I love the idea of being able to write cross-platform games w/ Go, the language has a very expressive & modern feel that I think will help prevent some of the developer distraction that C++ and it's enormous syntax bring into the process (I imagine dev time + compile time being drastically better for game dev in Go, even if performance is a little weaker).

Your port here is very future-facing, because although SFML dev seem to have been slightly opposed to OpenGL ES (if you check these forums), the desolation of the PC and console gaming industry (desolation prob an exaggeration) and growth of mobile gaming will force SFML author to support ES or become irrelevant (and soon). The competitiveness of the gaming industry nowadays doesn't allow most game developers the 3-6 years they need to create impressive, immersive experiences, and languages like C++ are not necessarily great for fast-paced, iterative development. EDIT: what I mean here is that when SFML3 w/ ES comes around, you will probably find more Go people interestedin SFML, and you may be in a good position to be a leader in that front.

As far as your friends who use C++ not learning go - I think since you guys are in University, now is the best time to try new languages :) if they were married w/ kids and trying to find time to learn Go while changing endless diapers, then I would see the benefit of sticking to what you know. Additionally, if you guys write your code modularly enough, you should be able to port to C/C++ very easily if Go starts to feel too weak.

Anyhow, I'll keep an eye on your repo and once I get a little bit of code operational I should be able to contribute some. Additionally, I am curious for more detail about why you chose to rewrite instead of using the bindings from krepa
« Last Edit: October 20, 2013, 04:20:46 pm by netpoetica »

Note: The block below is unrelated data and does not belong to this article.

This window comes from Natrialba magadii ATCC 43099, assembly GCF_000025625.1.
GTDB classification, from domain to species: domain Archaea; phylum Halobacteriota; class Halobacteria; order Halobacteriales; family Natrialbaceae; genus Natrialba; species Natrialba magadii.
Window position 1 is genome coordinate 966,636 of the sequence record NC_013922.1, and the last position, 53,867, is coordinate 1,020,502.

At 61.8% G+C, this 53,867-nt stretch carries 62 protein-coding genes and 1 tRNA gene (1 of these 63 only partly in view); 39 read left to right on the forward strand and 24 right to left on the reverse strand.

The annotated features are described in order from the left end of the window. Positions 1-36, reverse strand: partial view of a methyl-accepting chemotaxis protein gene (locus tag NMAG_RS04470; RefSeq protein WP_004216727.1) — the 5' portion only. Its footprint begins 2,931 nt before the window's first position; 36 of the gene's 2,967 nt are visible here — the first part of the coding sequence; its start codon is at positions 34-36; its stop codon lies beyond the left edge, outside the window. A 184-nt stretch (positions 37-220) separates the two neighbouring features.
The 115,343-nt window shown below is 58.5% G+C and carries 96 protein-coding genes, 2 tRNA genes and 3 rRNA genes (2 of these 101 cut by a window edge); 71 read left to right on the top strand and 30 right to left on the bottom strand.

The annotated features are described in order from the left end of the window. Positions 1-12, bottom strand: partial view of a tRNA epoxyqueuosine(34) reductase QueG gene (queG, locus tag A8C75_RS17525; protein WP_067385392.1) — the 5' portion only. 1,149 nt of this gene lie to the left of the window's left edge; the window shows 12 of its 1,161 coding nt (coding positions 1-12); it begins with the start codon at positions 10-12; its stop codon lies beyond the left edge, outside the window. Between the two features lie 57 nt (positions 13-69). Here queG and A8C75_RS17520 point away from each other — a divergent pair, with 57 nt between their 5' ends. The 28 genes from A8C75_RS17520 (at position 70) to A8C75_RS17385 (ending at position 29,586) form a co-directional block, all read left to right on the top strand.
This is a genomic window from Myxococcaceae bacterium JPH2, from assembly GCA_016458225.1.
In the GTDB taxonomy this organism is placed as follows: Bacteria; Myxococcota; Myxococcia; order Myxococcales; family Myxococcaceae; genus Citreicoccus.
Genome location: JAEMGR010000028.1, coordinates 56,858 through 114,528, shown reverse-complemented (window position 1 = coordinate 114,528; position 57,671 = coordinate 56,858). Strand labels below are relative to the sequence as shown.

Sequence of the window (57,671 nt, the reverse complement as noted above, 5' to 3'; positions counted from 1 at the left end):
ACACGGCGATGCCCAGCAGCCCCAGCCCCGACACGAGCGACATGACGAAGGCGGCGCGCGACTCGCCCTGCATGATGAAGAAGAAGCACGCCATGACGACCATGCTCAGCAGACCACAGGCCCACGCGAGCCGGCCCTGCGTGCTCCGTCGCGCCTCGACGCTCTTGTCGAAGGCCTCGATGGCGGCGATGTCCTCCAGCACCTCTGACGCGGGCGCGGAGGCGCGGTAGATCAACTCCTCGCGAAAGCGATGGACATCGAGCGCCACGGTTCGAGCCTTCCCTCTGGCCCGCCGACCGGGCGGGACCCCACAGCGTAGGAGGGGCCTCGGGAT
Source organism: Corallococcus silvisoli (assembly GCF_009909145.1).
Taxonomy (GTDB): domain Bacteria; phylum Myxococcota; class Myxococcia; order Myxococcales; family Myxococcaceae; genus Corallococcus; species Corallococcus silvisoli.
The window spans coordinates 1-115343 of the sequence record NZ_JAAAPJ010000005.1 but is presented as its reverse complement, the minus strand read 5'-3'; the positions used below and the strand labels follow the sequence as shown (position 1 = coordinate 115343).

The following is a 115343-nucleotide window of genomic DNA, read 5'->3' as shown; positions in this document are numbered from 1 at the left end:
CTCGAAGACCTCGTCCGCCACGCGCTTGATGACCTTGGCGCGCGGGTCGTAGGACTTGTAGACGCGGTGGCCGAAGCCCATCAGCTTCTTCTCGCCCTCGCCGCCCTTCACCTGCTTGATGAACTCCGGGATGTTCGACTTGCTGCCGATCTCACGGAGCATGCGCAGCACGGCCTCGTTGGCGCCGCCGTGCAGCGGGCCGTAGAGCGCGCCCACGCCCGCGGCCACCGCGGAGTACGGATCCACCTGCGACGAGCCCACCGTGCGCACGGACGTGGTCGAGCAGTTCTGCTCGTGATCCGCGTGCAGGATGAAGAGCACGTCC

foobarbaz

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Re: Rewrite of SFML in Google's Golang
« Reply #5 on: October 22, 2013, 02:12:09 pm »
Thanks! I like feeling cool  8)

SFML is only used for graphics because I was just toying around at first, and forgot to implement SFML's events/input. Good point. I'll try to get that done soon. I also need to benchmark this against the SFML Go bindings https://github.com/drhodes/go-sfml. I'll post the results back here.

If anyone knows of Spine, that recently kickstarted 2D skeletal animation software, I got it working with my game engine as well. Haven't committed yet, but you can expect it in a few days after I apply the polish. A big round of applause to the guy who wrote this (https://github.com/ajhager/spine), he did a fantastic job adapting the C spine runtime. I'm hoping I can convince the spine devs to officially support Go.

I was pretty busy this weekend, but I finally got around to writing that pong sample.
https://github.com/tedsta/gosfml/blob/master/examples/pong/main.go

After a few more days of dev, we've decided to most likely push forward with Go. A big reason we were thinking about switching was also because my friend is in the final interview stages with Microsoft, where he'll be working with C++. But we got our 4th and final member on the team, and he votes Go, which makes the vote for Go win 3 to 1.

I'll be writing a short tutorial on how to set up gosfml sometime this week, as installing go-gl and go-glfw3 is a huge pain on Windows, and a little easier on Linux.